OverviewThe easiest route to the summit of Buck Mountain South is probably the Southeast Ridge via Lake Diana. This is a class 2 route and is fairly easy, though steep in sections.
Lake Diana can be reached from the Diamond Park Trailhead southeast of the mountain, which is probably the shortest route to the lake. Even so, the climb is about 17 miles round trip.
Lake Diana can also be reached from the north and via the Encampment River Trailhead. Either the West Fork Encampment River or the Encampment River Trails can be used. The approach is a bit longer than the one from Diamond Park, but gentle for most of the distance.
Approaches to Lake Diana from the east from around Big Creek Lakes are possible, but these are longer routes and have more elevation gain.
This page will describe only the shortest and easiest route.
Getting ThereThe Slavonia Trailhead and Diamond Park Trailhead are the two main trailheads and which one you use is dependent on what vehicle you have.
The Slavonia Trailhead can be reached by passenger cars, but road to the North Fork Elk River Trailhead is considered to be a 4wd road. A 4wd is preferable, but the road, at least of August 2013 is barely passable for AWD vehicles such as a Subaru Outback.
From Steamboat Springs head two miles NW on US 40 to CR 129 (Elk River Road) and turn right at the stoplight. Head 17.5 miles, past Clark, to Glen Eden, and turn right again at Seedhouse Road (a.k.a. CR 64 and FR 400) and follow the road and signs about 90.2 miles to the trailhead. Seedhouse Road is passable for passenger cars to the trailhead.
Diamond Park Trailhead
Follow the directions above to the Seedhouse Trailhead. Just past the Seedhouse Campground there is an intersection with FR 433 (a.k.a. Lost Dog Road).
Turn north on FR 433 and follow it 3.9 miles to the junction with FR 44.1. To this point, the road is good for most vehicles, but the rest of the route to the trailhead is considered to be a 4wd road. Turn left (west) here and and descend 2.1 miles to the bridge. Continue North on FR 431 and follow it 1.5 miles to the trailhead.
Route DescriptionFrom the Diamond Park Trailhead, instead of following the road beyond the gate, follow the trail just to the north of the road which is used by ATV's. Soon after beginning, the trail crosses Trail Creek on a bridge.
After 0.3 miles, there is a junction with the Wyoming Trail. Go straight and follow the Main Fork Trail (the road visible below crosses private land).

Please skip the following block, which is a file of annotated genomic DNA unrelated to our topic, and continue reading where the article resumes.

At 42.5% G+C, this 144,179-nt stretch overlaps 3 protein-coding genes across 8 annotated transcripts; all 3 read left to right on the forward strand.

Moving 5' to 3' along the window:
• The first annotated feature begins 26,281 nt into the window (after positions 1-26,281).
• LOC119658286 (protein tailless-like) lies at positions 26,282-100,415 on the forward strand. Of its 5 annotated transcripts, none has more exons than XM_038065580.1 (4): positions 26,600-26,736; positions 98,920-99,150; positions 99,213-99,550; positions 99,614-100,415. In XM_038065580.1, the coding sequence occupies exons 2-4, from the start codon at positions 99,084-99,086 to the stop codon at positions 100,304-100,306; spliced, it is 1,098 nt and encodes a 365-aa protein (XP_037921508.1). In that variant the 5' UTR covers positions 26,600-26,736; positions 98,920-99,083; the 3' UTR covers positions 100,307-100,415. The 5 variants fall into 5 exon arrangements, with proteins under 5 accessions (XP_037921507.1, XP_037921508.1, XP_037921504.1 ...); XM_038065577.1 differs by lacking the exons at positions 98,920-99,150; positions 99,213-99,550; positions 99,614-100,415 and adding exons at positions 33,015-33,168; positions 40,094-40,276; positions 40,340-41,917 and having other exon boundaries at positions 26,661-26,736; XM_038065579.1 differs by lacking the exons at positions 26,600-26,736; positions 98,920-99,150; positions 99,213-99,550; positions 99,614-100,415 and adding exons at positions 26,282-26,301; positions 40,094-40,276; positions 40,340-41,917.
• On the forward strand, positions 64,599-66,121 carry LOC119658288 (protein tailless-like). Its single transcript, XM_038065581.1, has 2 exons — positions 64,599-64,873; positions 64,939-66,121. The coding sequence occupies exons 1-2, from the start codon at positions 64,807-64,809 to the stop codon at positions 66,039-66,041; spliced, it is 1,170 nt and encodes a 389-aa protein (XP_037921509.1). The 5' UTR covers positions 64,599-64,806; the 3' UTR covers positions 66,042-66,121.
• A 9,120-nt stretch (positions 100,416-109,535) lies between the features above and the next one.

The trail traverses the hills on the north side of North Fork Elk River, but is sometimes lost in the numerous sheep trails (sheep grazing can be heavy along this part of the trail). Usually, minor variations in the route don't matter so much as long as you stay in the hills north of the creek.
After 2.7 miles you will reach the boundary of the Mount Zirkel Wilderness Area and there shouldn't be any more problems with confusing sheep trails. The trail curves east and climbs some hills before leveling out.
After 4.8 miles, the trail leaves the North Fork Elk River and begins climbing to the Continental Divide. Between the trailhead and the Continental Divide, campsites are surprisingly hard to find, but small marginal ones can be found with some searching, especially late season when the ground begins to dry.
The trail switchbacks north at a steady, but not overly steep grade to the Continental Divide. The trail to Lake Diana can be hard to find since the junction is marked with nothing but a few sticks (maybe). There are no signs or cairns, but the junction is right near the Continental Divide (about 6.9 miles from the trailhead).
Look for a rock on the right side of the trail looking like the photograph:
Just beyond the rock and to the left is the trail junction. The trail to Lake Diana used to be a good one, but has since fallen into disrepair due to decreased usage. The trail is still pretty good, but you have to climb over fallen timber and through some wet meadows (if doing the traverse of both Buck Mountains, be aware that the trail is easier to find to Lake Diana rather than from Lake Diana). The trail to Lake Diana is about 0.75 miles from the junction.
Beautiful Lake Diana sits in a cirque and is 10,268 feet in elevation.
From Lake Diana, you want to aim for the minor saddle between Point 11,004 and Buck Mountain South. There is no trail, but the route is obvious and not too difficult.
Once on the saddle, climb the Southeast Ridge of Buck Mountains South to the summit. There is scrambling, but no major obstacles. The summit is a pile of rocks in the southern portion of the summit area. A register was placed in a crevice at the summit in August 2013.